So much for that plan: On Tuesday, we learned that Vice President Mike Pence had been floating a face-saving compromise in order to stave off a Senate vote to end Donald Trump’s bizarre “national emergency” declaration at the southern border. Vote to support Trump’s national emergency declaration, Pence told wavering Republican senators, and Trump would in exchange sign a bill to rein in presidential emergency powers in the future.
The compromise in question, centered around a bill authored by Utah Republican Sen. Mike Lee, was a fairly transparent effort to finesse the situation by allowing Donald Trump to get away with this particular instance of emergency power overreach while attempting to shut down the ability of future (read: Democratic) presidents to use the same emergency powers in the future. Republicans have been alarmed not just by the Trump precedent of declaring an “emergency” over an invisible, demonstrably fictional crisis, but by the possibility of that precedent being used by future administrations to use emergency powers to fight climate change, gun violence, or other issues conservatives have fought bitterly to leave unaddressed. Mike Pence’s proposal sought to both validate Donald’s flagrant current abuse while attempting to close off the Constitution-dodging precedent it set.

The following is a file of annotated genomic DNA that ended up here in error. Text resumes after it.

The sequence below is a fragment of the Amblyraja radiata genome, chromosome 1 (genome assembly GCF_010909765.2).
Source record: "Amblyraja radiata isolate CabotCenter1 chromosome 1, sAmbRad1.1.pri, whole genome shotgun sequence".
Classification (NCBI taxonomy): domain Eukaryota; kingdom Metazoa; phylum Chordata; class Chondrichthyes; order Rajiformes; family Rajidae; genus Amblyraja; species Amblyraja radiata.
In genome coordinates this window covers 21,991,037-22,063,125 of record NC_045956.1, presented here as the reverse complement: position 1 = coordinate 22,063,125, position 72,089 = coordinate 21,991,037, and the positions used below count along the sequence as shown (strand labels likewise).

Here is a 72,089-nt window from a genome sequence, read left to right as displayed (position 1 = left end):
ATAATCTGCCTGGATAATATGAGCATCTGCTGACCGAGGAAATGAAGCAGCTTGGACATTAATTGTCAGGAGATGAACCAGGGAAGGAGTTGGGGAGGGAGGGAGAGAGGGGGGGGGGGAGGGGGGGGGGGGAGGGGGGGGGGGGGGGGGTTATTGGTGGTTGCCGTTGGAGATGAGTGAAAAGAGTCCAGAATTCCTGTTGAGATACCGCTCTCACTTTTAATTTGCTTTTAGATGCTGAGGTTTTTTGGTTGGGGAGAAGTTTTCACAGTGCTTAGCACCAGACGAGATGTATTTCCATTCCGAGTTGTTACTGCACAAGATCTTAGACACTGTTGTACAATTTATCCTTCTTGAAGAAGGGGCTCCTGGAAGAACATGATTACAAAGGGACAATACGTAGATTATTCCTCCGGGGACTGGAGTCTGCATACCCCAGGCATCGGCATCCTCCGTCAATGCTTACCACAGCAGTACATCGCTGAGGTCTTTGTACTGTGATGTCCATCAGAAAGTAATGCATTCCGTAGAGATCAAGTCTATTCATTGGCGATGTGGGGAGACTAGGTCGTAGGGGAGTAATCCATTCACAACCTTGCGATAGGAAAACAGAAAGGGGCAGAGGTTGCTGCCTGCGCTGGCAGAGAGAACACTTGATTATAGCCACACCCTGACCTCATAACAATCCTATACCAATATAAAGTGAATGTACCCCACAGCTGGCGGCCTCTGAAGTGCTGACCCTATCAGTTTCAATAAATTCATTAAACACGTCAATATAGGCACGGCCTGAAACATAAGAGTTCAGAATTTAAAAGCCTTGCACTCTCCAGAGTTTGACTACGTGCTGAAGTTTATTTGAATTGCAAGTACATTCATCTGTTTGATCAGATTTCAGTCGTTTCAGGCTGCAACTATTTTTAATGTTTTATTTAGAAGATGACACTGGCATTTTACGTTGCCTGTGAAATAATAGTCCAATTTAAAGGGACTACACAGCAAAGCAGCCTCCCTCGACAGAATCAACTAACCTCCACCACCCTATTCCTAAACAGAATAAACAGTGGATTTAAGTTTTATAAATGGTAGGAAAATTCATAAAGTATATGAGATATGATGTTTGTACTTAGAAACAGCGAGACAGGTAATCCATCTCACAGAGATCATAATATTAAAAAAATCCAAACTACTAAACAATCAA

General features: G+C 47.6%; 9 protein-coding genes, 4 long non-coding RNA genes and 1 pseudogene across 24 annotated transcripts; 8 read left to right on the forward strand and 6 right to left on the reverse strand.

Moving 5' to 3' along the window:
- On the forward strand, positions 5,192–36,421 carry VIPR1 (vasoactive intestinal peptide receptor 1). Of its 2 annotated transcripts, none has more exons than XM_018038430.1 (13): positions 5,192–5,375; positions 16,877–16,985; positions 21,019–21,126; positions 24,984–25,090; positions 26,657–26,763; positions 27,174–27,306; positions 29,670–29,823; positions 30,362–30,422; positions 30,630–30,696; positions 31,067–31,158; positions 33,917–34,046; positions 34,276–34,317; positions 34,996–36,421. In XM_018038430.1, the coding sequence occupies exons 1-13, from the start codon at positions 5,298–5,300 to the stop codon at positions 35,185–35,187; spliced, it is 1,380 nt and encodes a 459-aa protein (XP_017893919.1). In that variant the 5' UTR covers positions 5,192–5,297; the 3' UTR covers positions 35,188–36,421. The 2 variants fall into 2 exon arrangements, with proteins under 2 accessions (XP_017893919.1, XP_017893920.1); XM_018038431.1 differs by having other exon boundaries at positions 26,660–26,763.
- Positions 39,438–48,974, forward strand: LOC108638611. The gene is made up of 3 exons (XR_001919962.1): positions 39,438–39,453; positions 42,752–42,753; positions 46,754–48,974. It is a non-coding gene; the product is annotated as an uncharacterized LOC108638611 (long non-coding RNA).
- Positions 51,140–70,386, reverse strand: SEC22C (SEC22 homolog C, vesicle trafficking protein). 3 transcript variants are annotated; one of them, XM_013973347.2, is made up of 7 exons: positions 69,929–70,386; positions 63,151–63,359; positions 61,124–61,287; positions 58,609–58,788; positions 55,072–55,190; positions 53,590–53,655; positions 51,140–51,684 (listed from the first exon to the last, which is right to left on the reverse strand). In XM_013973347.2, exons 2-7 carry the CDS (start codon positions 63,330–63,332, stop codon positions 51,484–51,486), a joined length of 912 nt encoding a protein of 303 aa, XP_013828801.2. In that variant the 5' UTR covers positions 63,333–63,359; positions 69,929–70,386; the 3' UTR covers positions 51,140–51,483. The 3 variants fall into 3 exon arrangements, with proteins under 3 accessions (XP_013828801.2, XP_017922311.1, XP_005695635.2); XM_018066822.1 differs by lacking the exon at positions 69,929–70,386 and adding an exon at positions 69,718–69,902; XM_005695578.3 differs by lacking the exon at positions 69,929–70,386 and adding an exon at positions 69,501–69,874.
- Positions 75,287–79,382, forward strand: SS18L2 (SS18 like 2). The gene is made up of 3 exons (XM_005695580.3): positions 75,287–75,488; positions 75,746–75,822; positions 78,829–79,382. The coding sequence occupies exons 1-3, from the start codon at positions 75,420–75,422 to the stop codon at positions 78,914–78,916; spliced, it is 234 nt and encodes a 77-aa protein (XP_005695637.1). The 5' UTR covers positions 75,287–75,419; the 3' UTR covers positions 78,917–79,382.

That was the plan. According to Politico congressional reporter Burgess Everett, however, Donald Trump called Sen. Mike Lee at lunch Wednesday to explicitly tell him that he wouldn’t be agreeing to that deal. Talking Points Memo confirmed that conversation, citing an unnamed Republican senator as saying “Lee said he talked to the president and the president’s currently not supportive of what he wants.”
This marks yet another occasion in which Donald Trump has seemingly gone out of his way to shoot down negotiations by his own White House—and his own vice president. It wasn’t enough to let Pence know that Trump had soured on the deal, if indeed Pence ever told him about the proposal in the first place: Trump had to call the bill’s Republican author directly to make it clear that whatever nonsense Pence had been spouting was absolutely dead.
Now that’s an interesting White House dynamic. Did Pence go off on his own without consulting Trump on this one? Did Trump agree to it at first, then change his mind? Did Pence float the offer despite knowing Trump wouldn’t go along with it? The usual White House leaks may soon clear it up.